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Ecuador seeks alternative sources of credit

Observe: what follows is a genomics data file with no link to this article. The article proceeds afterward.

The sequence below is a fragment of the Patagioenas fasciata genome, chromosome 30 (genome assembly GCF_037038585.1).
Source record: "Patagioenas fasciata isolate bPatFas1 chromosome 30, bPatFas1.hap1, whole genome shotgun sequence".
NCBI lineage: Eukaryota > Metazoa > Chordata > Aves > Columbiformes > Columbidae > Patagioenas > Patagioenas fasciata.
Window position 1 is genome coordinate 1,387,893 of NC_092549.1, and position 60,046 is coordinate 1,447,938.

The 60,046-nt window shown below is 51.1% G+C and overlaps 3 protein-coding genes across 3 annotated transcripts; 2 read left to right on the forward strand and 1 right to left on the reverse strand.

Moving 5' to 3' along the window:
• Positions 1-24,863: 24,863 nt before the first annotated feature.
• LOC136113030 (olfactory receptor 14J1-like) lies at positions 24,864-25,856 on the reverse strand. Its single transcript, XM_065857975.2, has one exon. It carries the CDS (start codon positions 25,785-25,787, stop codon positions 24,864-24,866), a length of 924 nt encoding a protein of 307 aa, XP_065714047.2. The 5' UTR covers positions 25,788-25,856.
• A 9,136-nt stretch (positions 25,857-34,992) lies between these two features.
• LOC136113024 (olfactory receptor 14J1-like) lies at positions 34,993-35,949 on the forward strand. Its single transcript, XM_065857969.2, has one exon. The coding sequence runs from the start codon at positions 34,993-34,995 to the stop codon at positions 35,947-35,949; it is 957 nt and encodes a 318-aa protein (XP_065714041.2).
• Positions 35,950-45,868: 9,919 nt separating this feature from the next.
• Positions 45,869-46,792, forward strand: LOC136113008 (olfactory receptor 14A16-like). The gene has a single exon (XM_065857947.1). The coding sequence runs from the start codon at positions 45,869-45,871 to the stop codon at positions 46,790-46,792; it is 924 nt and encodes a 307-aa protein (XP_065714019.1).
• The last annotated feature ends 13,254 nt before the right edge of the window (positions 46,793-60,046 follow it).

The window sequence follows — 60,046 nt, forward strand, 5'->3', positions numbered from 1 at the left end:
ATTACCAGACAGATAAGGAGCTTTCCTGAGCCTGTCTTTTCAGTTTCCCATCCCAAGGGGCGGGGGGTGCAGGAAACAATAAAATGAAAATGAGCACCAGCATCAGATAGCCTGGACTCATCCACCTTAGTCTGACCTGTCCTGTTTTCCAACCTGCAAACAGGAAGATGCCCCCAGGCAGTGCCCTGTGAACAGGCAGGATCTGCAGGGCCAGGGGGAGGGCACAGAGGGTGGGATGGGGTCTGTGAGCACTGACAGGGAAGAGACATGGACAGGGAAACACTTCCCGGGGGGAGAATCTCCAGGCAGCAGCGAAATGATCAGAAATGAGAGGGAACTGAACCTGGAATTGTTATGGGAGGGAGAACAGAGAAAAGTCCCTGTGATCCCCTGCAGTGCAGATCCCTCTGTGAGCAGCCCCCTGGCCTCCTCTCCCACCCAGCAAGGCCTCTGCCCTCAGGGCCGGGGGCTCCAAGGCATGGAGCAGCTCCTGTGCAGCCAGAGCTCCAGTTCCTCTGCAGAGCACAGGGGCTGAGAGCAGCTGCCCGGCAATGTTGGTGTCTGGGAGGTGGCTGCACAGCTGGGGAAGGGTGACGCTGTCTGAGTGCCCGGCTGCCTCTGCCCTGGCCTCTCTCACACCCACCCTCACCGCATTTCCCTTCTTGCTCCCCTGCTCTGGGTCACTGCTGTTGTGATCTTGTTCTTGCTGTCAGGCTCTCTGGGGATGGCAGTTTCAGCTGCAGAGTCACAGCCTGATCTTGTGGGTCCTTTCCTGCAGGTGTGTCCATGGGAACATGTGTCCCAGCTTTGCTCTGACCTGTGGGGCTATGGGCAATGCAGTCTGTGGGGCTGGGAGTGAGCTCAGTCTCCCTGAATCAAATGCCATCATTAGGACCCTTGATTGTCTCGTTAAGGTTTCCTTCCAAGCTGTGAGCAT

After defaulting on $3.2 billion in global bonds Ecuador’s leftist president, Rafael Correa, is searching for new sources of funding to help bolster the country’s $48 billion economy, which has been hit hard by falling oil prices. Oil generated 60 percent of export earnings, or nearly $7.5 billion, in 2007. Lower oil revenues have made it difficult for Ecuador to stay current on its $9.9 billion in foreign debt. Correa infuriated bondholders and damaged his country’s ability to access credit when he decided not to pay $30.6 million in interest due on December 15 on Global 2012 and Global 2030 bonds, arguing that much of the debt is illegitimate because it was negotiated by the previous government and that the contracts had irregularities. Ecuador’s newly appointed minister for economic policy coordination, Diego Borja, says the country plans to repurchase the debt through several auctions, with a starting price of 30 cents on the dollar. "The government and Correa seem to be playing games, trying to threaten default so they can drive the price down and buy [the bonds] back," says Hans Humes, president of New York’s Greylock Capital Management, a hedge fund with $350 million invested in emerging markets. "My sense is that any repurchase offer will be rejected." Ecuador is working on a "series of alternative sources of finance, including investments by Iran in strategic projects," a government source tells Institutional Investor . Correa said on January 6 that he’s hoping to tap $2.6 billion from Latin American multilateral financial institutions.